Prophesying Daughters in the Bible
For instance, according to Micah 6:4, Miriam was a prophet on an equal partner basis with Moses and Aaron as they led the children of Israel out of the land of slavery. She is a good role model for those of us daughters who are called to leadership roles in the public spheres of business and government.
For another instance, Deborah was not only a judge and a military leader and a mother of Israel, but also a prophet, stirring up social concern and mocking those who preferred to indulge in “great searchings of heart” instead of swinging into action when action was called for (Judges 4:1-22; 5:1-31). She is a good model for activist daughters, especially those in the legal, political, and military professions. Deborah’s twice-repeated scorn for “great searchings of heart” reminds me of all the folks who say they don’t want to get involved in a given cause until all the facts are in–because of course we’ll all be in heaven before all the facts are in about almost anything!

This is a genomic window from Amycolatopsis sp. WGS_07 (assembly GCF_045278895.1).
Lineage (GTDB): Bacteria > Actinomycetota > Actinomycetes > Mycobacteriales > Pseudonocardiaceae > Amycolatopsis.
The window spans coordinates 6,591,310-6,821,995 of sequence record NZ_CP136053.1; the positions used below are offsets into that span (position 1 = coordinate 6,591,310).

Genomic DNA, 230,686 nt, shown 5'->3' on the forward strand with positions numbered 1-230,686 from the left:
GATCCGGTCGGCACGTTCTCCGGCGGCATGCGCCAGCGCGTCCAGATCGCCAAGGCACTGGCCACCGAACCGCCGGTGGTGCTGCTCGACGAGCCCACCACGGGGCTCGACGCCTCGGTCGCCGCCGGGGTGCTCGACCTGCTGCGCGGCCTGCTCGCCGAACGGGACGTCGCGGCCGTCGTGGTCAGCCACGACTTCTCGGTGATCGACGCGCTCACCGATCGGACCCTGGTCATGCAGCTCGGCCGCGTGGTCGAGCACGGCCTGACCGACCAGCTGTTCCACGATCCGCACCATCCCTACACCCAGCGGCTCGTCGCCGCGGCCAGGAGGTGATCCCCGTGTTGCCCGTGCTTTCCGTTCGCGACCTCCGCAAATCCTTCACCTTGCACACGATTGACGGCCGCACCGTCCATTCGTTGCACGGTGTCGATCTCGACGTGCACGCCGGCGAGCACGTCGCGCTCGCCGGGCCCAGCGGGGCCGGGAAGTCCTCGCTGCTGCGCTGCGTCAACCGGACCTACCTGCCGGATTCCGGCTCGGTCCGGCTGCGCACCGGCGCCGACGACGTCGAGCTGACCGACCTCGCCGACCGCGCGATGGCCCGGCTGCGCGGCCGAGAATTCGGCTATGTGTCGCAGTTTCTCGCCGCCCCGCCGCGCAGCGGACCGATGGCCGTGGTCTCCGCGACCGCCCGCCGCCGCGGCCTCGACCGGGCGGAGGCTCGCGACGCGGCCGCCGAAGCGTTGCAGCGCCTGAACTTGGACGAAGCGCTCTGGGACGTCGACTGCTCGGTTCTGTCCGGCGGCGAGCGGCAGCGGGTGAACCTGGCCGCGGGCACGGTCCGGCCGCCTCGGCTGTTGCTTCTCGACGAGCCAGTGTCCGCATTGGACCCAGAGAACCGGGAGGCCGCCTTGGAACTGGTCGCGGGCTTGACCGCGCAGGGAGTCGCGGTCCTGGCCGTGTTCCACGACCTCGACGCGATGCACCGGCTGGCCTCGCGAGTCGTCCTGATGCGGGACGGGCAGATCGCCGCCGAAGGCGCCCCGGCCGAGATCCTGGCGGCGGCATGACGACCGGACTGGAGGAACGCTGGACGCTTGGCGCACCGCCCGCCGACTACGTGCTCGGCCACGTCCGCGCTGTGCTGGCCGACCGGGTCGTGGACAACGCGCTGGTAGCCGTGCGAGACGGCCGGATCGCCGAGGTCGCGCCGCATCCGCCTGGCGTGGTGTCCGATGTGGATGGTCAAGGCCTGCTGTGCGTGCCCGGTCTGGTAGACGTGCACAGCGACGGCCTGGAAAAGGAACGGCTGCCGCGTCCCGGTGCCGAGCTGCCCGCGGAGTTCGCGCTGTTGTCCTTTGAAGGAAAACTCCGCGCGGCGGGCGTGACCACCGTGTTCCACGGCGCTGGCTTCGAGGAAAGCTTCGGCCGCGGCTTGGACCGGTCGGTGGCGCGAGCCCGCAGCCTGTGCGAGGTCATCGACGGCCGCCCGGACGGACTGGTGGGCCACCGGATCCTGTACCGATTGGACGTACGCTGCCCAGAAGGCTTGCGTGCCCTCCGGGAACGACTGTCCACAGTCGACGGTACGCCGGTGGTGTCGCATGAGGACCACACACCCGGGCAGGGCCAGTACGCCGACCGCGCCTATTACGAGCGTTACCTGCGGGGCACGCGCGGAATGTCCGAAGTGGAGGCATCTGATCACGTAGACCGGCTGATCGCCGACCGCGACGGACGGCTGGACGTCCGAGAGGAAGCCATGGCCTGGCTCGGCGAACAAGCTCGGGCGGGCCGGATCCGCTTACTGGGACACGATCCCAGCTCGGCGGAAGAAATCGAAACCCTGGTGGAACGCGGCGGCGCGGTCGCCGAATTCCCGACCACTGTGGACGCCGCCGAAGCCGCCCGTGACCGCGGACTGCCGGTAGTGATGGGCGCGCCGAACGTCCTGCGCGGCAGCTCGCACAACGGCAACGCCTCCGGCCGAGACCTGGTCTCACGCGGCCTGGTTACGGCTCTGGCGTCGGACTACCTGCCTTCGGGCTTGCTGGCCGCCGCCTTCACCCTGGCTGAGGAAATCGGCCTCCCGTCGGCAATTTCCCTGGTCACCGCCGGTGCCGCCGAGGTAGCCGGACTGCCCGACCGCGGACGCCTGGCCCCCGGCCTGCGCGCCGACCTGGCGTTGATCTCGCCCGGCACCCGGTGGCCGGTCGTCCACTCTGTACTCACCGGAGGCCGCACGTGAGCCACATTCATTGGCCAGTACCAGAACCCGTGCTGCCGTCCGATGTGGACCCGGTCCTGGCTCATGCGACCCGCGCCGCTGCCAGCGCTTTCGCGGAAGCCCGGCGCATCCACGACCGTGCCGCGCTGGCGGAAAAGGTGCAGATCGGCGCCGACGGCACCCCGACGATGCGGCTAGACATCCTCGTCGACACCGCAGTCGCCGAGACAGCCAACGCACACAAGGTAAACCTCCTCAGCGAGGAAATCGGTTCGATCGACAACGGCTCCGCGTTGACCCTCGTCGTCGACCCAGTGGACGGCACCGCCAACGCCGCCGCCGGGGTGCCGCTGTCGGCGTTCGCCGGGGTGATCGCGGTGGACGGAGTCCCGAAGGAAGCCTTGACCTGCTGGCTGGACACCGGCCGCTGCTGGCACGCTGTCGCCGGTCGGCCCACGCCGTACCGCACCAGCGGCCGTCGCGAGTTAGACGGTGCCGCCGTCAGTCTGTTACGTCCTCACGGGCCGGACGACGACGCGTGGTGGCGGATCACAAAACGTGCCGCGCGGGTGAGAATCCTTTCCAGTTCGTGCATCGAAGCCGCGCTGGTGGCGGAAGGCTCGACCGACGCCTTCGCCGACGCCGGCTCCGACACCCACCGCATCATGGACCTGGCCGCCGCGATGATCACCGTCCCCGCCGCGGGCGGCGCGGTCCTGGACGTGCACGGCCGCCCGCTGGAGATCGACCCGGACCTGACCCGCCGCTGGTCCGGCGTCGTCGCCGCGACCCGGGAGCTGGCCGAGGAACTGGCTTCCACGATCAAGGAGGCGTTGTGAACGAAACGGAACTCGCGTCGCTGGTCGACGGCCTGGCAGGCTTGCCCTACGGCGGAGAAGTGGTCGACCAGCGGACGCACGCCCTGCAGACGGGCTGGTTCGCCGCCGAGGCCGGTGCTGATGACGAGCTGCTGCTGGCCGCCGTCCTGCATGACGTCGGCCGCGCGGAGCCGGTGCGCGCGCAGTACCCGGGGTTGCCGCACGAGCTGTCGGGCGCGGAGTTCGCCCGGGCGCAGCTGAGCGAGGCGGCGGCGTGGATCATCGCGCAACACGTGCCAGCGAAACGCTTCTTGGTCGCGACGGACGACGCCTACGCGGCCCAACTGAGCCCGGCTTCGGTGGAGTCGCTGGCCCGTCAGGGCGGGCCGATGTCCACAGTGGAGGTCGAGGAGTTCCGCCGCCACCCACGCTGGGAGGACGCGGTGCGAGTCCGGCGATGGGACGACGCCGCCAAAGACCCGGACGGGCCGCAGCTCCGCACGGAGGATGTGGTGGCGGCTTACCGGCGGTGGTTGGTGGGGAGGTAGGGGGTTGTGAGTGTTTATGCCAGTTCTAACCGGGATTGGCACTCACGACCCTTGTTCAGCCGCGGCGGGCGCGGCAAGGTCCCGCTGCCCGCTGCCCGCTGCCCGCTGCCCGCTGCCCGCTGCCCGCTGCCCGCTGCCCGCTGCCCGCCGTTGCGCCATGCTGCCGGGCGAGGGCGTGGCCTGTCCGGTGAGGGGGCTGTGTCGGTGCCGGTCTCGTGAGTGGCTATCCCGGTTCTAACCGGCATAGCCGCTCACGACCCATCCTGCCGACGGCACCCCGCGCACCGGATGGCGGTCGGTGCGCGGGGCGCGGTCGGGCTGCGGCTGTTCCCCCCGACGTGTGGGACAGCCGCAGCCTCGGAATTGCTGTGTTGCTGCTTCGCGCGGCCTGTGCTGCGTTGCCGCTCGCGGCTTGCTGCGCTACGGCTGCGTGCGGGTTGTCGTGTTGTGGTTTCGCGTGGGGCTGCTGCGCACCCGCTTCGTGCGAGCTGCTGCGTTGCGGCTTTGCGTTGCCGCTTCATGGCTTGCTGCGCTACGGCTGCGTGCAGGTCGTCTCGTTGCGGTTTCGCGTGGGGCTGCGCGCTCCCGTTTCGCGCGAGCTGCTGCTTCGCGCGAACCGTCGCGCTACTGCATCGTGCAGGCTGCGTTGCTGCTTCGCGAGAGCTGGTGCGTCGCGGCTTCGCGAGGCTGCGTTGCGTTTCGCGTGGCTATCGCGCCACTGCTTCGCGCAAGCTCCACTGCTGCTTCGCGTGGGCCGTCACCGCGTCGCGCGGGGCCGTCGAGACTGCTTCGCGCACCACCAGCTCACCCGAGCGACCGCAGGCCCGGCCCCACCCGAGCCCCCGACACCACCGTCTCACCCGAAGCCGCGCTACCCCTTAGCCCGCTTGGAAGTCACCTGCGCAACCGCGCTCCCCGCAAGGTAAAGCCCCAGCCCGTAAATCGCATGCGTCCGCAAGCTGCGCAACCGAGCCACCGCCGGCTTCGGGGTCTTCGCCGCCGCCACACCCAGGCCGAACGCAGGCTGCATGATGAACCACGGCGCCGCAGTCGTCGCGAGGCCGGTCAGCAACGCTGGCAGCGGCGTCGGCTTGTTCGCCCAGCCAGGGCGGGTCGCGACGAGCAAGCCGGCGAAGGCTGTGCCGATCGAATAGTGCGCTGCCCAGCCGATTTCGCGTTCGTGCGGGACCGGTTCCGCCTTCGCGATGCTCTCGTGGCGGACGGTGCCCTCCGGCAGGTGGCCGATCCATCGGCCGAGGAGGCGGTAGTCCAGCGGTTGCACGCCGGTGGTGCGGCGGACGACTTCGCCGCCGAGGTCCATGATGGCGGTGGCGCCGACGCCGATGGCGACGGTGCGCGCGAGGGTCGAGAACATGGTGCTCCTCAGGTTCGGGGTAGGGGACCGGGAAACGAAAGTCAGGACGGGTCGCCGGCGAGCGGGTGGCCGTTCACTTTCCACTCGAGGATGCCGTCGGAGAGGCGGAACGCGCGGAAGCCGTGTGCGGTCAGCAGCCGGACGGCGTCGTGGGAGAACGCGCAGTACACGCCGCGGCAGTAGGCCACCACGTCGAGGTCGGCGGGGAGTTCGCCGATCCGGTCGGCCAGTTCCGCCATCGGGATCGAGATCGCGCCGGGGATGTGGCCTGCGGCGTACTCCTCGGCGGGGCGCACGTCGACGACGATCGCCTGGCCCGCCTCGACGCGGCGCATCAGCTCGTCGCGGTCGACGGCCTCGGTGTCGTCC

Then there is Huldah, whose story is told in 2 Kings 22:8-20 and 2 Chronicles 34:14-28.1 Huldah is the foremother of those daughters called to prophesy within the ministry or as educators. Huldah was so threatening to male supremacy that in all my years as a fundamentalist attending four church services a week, I never once heard mention of her!
I never heard mention of Noadiah, either, nor of the wife of Isaiah, yet both these women were identified as prophets by the Hebrew Scriptures (Neh. 6:10-14; Isaiah 8:1-4). Isaiah’s wife and mother of their son is a good patron saint for those whose primary calling is prophecy from within the sphere of homemaking and motherhood.